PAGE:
HP has launched the HP StorageWorks 9100 Extreme Data Storage System (ExDS9100), a file system and management console squeezed into a single rack. The company has designed the product in response to demand for increased storage from Web 2.0 companies such as photo-sharing and social-networking sites.

According to David Roberson, senior vice-president and general manager of the StorageWorks division, demand for storage is doubling every 18 to 24 months. Within five years, Roberson expects to see a "yottabyte year" when the industry as a whole ships one yottabyte of storage capacity.

HP is investing heavily in this area because it sees it as a big opportunity. "Enterprises will be putting much of their focus and spending there in the next two years. Currently, 45 percent of all hard drives in the world, from PCs to data centres, are sold by HP," he said.

Mark Peters, an analyst at Enterprise Strategy Group, observed that managing many terabytes of storage is very different from taking care of a few hundred gigabytes on a PC.

"You reach a point where the sheer scale of what you're managing becomes the problem," Peters said.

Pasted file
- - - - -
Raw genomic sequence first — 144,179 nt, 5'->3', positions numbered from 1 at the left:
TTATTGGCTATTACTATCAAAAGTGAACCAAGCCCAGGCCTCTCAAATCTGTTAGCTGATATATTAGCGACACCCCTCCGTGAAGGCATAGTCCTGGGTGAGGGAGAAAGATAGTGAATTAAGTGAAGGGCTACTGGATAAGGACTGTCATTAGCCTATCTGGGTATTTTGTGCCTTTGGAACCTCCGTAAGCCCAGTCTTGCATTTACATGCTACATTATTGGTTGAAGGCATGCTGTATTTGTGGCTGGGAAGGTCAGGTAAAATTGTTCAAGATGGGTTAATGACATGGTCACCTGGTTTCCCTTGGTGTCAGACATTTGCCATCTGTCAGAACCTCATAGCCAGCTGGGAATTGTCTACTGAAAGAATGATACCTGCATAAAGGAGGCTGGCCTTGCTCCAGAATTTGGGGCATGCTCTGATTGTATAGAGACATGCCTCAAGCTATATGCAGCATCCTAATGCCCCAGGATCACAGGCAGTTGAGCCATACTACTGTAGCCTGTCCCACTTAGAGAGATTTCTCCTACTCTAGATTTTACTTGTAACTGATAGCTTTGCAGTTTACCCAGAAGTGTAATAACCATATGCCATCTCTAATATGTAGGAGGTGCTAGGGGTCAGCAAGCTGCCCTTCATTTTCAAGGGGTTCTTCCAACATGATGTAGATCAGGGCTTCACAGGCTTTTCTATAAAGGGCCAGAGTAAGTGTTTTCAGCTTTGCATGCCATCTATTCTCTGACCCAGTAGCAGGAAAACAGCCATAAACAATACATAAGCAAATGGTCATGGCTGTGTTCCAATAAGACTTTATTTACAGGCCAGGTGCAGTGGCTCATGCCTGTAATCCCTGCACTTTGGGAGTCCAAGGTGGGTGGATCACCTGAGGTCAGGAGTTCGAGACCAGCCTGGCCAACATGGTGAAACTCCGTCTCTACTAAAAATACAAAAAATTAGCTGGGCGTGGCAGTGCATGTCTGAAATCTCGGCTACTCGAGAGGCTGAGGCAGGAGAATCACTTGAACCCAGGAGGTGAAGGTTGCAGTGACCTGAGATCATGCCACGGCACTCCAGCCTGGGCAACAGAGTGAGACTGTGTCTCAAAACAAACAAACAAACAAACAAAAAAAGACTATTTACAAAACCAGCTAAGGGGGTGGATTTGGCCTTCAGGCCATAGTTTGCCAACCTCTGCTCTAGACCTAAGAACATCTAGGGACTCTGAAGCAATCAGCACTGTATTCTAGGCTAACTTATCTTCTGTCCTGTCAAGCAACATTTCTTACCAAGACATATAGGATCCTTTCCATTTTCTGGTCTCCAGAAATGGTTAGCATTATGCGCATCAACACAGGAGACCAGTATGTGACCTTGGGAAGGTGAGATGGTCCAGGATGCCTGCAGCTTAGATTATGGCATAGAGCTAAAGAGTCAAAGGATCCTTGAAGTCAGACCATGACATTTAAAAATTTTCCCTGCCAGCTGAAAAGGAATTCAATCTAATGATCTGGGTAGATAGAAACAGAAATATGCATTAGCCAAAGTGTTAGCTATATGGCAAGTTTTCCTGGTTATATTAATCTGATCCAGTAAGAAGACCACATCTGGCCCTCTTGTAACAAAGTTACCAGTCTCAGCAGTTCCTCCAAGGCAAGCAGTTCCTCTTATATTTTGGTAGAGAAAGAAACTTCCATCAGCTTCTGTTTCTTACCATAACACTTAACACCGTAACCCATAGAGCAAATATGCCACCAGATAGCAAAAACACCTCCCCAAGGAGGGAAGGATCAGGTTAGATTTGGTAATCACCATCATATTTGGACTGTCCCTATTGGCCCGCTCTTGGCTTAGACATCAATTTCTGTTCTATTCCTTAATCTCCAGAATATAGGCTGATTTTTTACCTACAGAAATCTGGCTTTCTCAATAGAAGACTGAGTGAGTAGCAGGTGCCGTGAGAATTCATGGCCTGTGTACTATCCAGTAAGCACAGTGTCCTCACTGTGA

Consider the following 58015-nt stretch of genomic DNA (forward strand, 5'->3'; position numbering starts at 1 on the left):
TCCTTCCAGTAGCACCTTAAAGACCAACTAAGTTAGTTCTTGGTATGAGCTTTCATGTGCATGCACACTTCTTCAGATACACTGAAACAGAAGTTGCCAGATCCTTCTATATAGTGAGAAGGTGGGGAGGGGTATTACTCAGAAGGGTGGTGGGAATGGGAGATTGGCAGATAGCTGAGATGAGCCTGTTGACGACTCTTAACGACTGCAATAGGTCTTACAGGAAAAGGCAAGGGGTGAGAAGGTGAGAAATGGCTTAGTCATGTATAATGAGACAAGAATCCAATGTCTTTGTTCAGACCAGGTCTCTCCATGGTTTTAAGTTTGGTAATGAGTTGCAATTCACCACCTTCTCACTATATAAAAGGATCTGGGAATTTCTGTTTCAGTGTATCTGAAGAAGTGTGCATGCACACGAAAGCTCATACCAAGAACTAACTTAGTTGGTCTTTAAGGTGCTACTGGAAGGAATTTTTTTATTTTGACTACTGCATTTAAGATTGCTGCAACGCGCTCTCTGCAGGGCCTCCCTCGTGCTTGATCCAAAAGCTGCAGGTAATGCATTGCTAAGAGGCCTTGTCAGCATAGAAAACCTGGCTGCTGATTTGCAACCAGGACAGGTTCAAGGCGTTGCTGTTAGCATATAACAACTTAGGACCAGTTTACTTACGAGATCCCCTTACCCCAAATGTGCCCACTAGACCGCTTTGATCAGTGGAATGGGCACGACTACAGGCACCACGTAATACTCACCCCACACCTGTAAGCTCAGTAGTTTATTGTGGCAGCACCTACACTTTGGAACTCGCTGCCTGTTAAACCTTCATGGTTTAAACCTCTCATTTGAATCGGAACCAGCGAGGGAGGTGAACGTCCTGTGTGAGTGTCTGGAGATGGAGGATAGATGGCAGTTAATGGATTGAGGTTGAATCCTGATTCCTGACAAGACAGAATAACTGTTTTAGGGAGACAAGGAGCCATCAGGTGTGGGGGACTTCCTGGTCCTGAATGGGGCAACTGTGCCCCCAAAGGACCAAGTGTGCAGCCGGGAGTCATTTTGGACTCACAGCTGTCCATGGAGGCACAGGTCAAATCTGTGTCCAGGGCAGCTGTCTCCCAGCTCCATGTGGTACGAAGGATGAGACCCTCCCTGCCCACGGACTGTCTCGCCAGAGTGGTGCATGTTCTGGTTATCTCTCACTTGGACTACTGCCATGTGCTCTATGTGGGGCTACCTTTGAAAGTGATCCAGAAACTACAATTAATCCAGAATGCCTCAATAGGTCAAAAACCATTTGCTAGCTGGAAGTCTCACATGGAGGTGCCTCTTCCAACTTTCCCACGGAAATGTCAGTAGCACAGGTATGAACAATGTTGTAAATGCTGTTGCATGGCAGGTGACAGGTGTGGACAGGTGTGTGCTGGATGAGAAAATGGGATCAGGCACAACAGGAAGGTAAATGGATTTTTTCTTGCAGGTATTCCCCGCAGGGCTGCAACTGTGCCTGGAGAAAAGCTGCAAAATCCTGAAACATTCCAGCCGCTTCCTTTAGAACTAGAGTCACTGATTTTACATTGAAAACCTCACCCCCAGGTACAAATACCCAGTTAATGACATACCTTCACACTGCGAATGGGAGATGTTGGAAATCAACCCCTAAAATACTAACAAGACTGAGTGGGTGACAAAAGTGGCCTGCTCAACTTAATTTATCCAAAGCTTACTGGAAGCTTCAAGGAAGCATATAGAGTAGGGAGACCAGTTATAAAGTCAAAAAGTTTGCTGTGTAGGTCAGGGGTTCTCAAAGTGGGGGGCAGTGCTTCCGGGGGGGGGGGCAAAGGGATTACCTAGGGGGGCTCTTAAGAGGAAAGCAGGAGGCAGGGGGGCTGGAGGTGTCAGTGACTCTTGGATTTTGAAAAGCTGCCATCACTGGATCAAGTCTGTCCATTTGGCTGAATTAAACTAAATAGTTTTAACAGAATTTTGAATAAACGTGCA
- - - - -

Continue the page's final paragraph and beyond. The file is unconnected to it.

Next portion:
He claimed that many vendors are moving toward this kind of platform, including IBM, with its recent acquisition of Israeli startup XIV, and EMC. And he argued that the ExDS9100 promises to be a good solution because of the care HP is putting into it.

"There's nothing huge, bulk, cheap and easy to use that's already on the market," Peters said.

HP is talking up the ExDS9100 as a way to help companies scale up their storage and computing capacity and manage that capacity more easily. Today, in organisations with large amounts of data, it may take several administrators to manage one petabyte of data. HP wants to turn that around so a single administrator can manage several petabytes, Roberson said.

The platform consists of an HP BladeSystem chassis with room for 16 blade servers, in a rack that also accommodates storage controllers and high-density 'storage blocks' with as many as 82 hard drives. A base configuration will consist of four blade servers and three storage blocks, with 246 terabytes (TB) of storage.

Customers will be able to add either type of capacity independently of the other. One rack will hold as much as 820TB, but an extra rack of storage can be added for a total of 1.64 petabytes.

Applications that access the storage will run directly on the blade servers, taking advantage of HP file-clustering software. This eliminates a tier of software, according to HP. Both servers and storage can be managed through one management console. In addition, the high density of the platform allows for efficient use of space, cooling and power, according to HP.

The ExDS9100 is scheduled to ship in the fourth quarter. HP predicts it will cost less than $2 (£1) per GB in a typical configuration.